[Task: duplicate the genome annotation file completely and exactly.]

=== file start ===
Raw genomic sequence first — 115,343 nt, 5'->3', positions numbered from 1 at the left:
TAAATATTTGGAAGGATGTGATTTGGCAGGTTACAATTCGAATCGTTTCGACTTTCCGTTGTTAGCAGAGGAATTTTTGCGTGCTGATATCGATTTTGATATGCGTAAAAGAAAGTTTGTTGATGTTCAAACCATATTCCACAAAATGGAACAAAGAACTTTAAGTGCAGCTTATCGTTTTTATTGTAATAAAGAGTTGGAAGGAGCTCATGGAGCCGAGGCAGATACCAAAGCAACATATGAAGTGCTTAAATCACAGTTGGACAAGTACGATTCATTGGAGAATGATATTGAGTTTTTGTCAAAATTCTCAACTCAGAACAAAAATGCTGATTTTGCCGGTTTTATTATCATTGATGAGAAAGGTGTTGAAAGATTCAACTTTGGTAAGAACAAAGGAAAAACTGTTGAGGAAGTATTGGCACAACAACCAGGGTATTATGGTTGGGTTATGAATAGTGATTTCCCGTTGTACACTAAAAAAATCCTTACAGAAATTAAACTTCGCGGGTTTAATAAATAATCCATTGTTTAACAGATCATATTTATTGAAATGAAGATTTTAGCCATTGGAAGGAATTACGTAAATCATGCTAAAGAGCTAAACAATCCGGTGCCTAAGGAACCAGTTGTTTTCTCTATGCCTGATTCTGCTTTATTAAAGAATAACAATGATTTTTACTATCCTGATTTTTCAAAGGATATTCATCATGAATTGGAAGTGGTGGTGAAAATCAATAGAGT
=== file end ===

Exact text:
Raw genomic sequence first — 115,343 nt, 5'->3', positions numbered from 1 at the left:
TAAATATTTGGAAGGATGTGATTTGGCAGGTTACAATTCGAATCGTTTCGACTTTCCGTTGTTAGCAGAGGAATTTTTGCGTGCTGATATCGATTTTGATATGCGTAAAAGAAAGTTTGTTGATGTTCAAACCATATTCCACAAAATGGAACAAAGAACTTTAAGTGCAGCTTATCGTTTTTATTGTAATAAAGAGTTGGAAGGAGCTCATGGAGCCGAGGCAGATACCAAAGCAACATATGAAGTGCTTAAATCACAGTTGGACAAGTACGATTCATTGGAGAATGATATTGAGTTTTTGTCAAAATTCTCAACTCAGAACAAAAATGCTGATTTTGCCGGTTTTATTATCATTGATGAGAAAGGTGTTGAAAGATTCAACTTTGGTAAGAACAAAGGAAAAACTGTTGAGGAAGTATTGGCACAACAACCAGGGTATTATGGTTGGGTTATGAATAGTGATTTCCCGTTGTACACTAAAAAAATCCTTACAGAAATTAAACTTCGCGGGTTTAATAAATAATCCATTGTTTAACAGATCATATTTATTGAAATGAAGATTTTAGCCATTGGAAGGAATTACGTAAATCATGCTAAAGAGCTAAACAATCCGGTGCCTAAGGAACCAGTTGTTTTCTCTATGCCTGATTCTGCTTTATTAAAGAATAACAATGATTTTTACTATCCTGATTTTTCAAAGGATATTCATCATGAATTGGAAGTGGTGGTGAAAATCAATAGAGT